The Odd Couple
There’s no “Crazy Part 2” here, but Gnarls Barkley’s sophomore album is more rewarding than the debut. The peppy pity party “Charity Case,” the sunny ode to congenital sightlessness “Blind Mary,” and “Surprise,” a song about mortality’s inevitability sung over what sounds like an old Mamas and the Papas 45, will do just fine for hits.
Repeat listens will help you appreciate the album’s true highlights: “Run (I’m a Natural Disaster),” “Who’s Gonna Save My Soul?” and “A Little Better.” All of them sound like what you’ve always wanted from Moby: gorgeous, golden-age soul samples with lots of cool-sounding robot shit.
Be Your Own Pet
Buy the import. The folks at Universal decided three songs on this album are too awesome (i.e. “violent”) for American ears. Since they cut a goofball doo-wop song about stabbing an ex-best friend (the kick-ass “Becky”) and left in a serious-sounding song about cutting yourself to hurt others (the disturbingly kick-ass “Twisted Nerve”), I’m guessing they’re worried about taking the rap for a teeny-bopper school shooting. But not only are these songs some of the album’s best, this noisy, ultraviolent glam-punk has gotta be cathartic for all that perky-girl rage. Don’t worry about the Be Your Own Pet fans. If some pubescent girl is packing an automatic weapon in her Hello Kitty backpack, she’s probably listening to Hannah Montana.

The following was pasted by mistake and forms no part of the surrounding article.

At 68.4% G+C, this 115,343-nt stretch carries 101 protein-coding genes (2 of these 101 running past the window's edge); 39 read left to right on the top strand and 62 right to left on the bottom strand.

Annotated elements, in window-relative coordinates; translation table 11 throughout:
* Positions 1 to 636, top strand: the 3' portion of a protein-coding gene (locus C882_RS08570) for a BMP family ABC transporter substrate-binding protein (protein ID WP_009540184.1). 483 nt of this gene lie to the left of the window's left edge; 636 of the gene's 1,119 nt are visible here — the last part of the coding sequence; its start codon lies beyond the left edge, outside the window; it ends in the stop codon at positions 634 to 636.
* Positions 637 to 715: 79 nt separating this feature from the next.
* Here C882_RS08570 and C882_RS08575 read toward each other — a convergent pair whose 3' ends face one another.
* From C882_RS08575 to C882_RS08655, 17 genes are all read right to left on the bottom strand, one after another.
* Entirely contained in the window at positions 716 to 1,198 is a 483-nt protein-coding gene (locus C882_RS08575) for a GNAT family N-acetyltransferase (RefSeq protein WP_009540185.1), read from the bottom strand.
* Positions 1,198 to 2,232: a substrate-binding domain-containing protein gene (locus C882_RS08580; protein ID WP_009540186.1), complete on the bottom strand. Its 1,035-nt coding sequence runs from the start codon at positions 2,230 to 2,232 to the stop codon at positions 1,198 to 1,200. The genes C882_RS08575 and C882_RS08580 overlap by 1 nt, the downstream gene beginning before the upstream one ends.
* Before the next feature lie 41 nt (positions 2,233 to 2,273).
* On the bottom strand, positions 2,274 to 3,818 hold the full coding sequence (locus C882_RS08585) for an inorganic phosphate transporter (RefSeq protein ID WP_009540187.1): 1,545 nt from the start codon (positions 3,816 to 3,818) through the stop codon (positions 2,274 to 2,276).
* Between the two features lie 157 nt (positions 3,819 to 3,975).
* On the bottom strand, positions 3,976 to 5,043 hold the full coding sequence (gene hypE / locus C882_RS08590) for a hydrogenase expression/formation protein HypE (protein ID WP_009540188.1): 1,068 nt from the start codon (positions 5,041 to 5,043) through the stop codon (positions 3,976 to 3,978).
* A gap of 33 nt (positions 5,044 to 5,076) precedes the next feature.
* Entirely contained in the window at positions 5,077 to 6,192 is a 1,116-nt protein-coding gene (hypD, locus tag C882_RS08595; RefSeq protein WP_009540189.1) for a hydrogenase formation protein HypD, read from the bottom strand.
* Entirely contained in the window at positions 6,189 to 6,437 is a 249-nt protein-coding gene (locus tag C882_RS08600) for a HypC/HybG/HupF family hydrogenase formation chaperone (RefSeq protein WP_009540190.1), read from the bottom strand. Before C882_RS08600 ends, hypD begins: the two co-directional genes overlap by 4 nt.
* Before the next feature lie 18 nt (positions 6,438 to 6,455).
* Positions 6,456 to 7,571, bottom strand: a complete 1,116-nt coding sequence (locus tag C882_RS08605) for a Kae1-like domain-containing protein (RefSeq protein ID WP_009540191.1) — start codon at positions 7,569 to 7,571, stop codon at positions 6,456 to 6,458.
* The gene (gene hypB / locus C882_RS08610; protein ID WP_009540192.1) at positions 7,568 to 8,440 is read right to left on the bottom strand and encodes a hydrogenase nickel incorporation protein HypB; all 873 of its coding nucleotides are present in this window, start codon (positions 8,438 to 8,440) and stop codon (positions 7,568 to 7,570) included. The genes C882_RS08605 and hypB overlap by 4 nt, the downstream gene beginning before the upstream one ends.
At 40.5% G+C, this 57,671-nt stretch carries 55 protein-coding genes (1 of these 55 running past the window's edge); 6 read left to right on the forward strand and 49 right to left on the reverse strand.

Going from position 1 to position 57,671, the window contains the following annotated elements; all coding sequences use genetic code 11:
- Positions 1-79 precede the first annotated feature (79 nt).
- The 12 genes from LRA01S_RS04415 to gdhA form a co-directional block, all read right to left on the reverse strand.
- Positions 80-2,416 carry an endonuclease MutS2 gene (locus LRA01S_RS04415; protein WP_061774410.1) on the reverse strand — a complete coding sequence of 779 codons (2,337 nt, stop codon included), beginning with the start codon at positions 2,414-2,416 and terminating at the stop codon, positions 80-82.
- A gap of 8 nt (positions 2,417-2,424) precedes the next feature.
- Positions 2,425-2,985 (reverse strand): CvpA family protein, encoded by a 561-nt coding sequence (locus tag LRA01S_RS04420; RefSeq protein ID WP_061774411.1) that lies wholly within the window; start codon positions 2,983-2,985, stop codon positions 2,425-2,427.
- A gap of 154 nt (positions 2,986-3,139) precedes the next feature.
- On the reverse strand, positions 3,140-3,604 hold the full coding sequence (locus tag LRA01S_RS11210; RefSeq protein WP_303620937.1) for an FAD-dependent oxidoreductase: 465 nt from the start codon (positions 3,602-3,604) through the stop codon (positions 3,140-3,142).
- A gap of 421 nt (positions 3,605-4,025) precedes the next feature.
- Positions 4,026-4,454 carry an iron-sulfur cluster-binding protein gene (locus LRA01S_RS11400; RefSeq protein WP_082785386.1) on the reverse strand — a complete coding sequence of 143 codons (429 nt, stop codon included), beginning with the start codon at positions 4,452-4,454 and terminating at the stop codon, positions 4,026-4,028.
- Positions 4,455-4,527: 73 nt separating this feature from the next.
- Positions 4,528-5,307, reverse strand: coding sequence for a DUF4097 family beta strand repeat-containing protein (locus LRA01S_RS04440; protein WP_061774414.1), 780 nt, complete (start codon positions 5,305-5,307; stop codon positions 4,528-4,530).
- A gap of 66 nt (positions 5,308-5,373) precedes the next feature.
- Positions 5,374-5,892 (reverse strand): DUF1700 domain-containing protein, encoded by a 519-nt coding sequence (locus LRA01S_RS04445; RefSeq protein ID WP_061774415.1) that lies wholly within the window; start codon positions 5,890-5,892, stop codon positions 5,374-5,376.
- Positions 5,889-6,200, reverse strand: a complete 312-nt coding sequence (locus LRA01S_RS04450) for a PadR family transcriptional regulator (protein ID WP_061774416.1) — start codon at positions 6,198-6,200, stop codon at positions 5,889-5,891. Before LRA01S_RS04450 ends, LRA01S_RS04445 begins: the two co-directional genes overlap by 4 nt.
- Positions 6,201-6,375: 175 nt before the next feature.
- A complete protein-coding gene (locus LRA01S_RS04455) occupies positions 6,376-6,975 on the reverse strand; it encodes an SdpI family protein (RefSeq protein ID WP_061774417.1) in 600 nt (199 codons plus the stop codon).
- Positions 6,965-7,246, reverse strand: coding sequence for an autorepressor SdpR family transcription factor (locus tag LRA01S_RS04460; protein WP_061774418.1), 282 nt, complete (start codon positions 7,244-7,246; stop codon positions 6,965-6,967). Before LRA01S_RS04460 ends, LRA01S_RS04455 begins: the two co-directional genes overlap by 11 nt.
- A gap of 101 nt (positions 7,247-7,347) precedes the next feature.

The Black Keys
This is what awkward white-boy blues should sound like. The minimalist instrumentation and gloaming vocals achieve beautiful depression without attempting to jack the swagger and pain that only years of actual oppression can buy. Album closer “Things Ain’t What They Used to Be” is the current frontrunner for prettiest suicide-inducing song of 2008, “Lies” finds a topic people of all races can piss and moan about, and “Strange Times” somehow manages to rock Led Zeppelin style without all the masturbation instrumentation.